Why are we watching Scott Pilgrim vs. the World?
This was my initial thought when I discovered what film we would be watching on Monday.
Before Monday, the only encounter I had with this film was when my brothers were watching it, and I happened to briefly pause as I was passing by to see what they were laughing about. To be honest, after about a thirty second take in of the film, I thought it looked kind of…lame.
After watching the full two hours of this action-packed, nerdy extravaganza, I can genuinely say that I was surprised at how much I enjoyed Edgar Wright’s film. I particularly loved the video-game aspects (such as the Evil Exes bursting into coins when they were defeated, the “pee meter”, and the snake and gorilla apparitions that appeared during the Guitar Hero-esque battle). It also felt very much like a comic book with the creative way it integrated typography throughout the narrative such as when Scott is banging is head against a lamppost and the word “THONK” appears with each thud of the forehead (I later discovered that the film is based on a comic book series…makes sense!). The unique camera angles, variety of scene changes, and plethora of special effects also made the film feel more like I was watching a video game or reading a comic book rather than watching a film, and this definitely fits in with today’s popularity of nerd culture. Not only was the film artsy in its design, but the flashing light that instantly went off in my head was: THIS IS JOSEPH CAMPBELL’S HERO’S JOURNEY!
Scott Pilgrim (does his name remind you of something?) is a twenty-something band geek who is living a pretty pathetic and lackluster life which can be summed up by the fact that he is dating a high school girl named Knives Chau who his friends endlessly harass him about. Scott’s lame life suddenly takes a turn when he receives a call to adventure which is when he sets his eyes on the beautiful, constantly-changing-hair-colors Ramona Flowers. Although he is beyond the realm of awkward, Scott ends up scoring a date with Ramona; however, before he can officially date his new found sweetheart, he must defeat the League of Evil Exes (7 Evil Exes = 7 Labors of Hercules?). Scott initially ignores the call when he decides to delete an email that warns him of his upcoming battle, and thus this shows Scott’s reluctance to go on his hero’s journey.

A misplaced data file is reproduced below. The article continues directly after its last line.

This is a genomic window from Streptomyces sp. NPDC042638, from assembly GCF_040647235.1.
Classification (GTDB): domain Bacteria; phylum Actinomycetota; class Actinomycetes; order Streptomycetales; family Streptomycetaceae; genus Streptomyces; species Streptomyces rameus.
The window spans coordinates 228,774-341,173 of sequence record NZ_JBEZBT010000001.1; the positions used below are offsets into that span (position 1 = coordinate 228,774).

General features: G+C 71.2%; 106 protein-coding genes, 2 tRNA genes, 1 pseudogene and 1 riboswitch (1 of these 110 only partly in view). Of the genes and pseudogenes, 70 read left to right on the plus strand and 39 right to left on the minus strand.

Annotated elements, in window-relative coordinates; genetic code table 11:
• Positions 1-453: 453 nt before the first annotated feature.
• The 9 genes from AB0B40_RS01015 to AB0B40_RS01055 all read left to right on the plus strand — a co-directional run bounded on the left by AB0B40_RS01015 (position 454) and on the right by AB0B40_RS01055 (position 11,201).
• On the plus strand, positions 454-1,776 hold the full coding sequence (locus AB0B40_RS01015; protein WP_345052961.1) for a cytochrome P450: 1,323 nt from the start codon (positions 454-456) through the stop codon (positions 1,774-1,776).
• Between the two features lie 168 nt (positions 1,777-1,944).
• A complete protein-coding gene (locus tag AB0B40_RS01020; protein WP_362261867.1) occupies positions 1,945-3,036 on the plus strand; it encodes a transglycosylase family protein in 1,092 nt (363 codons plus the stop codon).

Scott finally crosses the threshold when he is forced to face Matthew Patel, the first evil ex. After this, Scott has to take on 6 other foes, although he is still quite unwilling. Scott and Ramona discuss how each of them have relationship baggage, and I would argue that the Seven Evil Exes can be looked at as the hardships and hurdles one has to face when falling in love with another person. In relationships, Scott quickly learns, there is often a lot of emotional baggage and things in the past that have to be dealt with that go along with the journey of falling in love.
As Scott approaches the “innermost cave” of his journey, he faces a wave of doubts and this is illustrated when he and Ramona are at the bar and he asks her: “Is there anyone at this party you haven’t slept with?” He also questions why everything has to be so complicated and hard. Eventually, Scott makes it to his ultimate destination at the Chaos Theater where he must face off with his final foe: Gideon Graves. In his final battle, Scott ends up being defeated by Gideon and we see him appear in a death scene consisting of a desert wasteland and a cactus. Scott ends up being resurrected by his having an extra life, but before he leaves the desert of death, he learns a critical lesson. The key thing that Scott learns at his lowest moment is that he needs to fight the enemy, not simply for Ramona, but first and foremost for himself, and in admitting this he earns self-respect. With this and the aid of his friends, Scott is finally able to defeat his enemy, he gains his reward (being able to be with Ramona), and now he can start his return back. However, Scott does not just return to his old life. Instead, it is implied that Scott Pilgrim, like everyone, will have to repeat the Hero’s Journey multiple times throughout his life, and this fact is cleverly illustrated with the end shot being a countdown that asks: “Continue?” This can be seen as asking whether or not the hero will continue on to future adventures and journeys, and Scott Pilgrim, by walking through the door with Ramona, chooses the affirmative.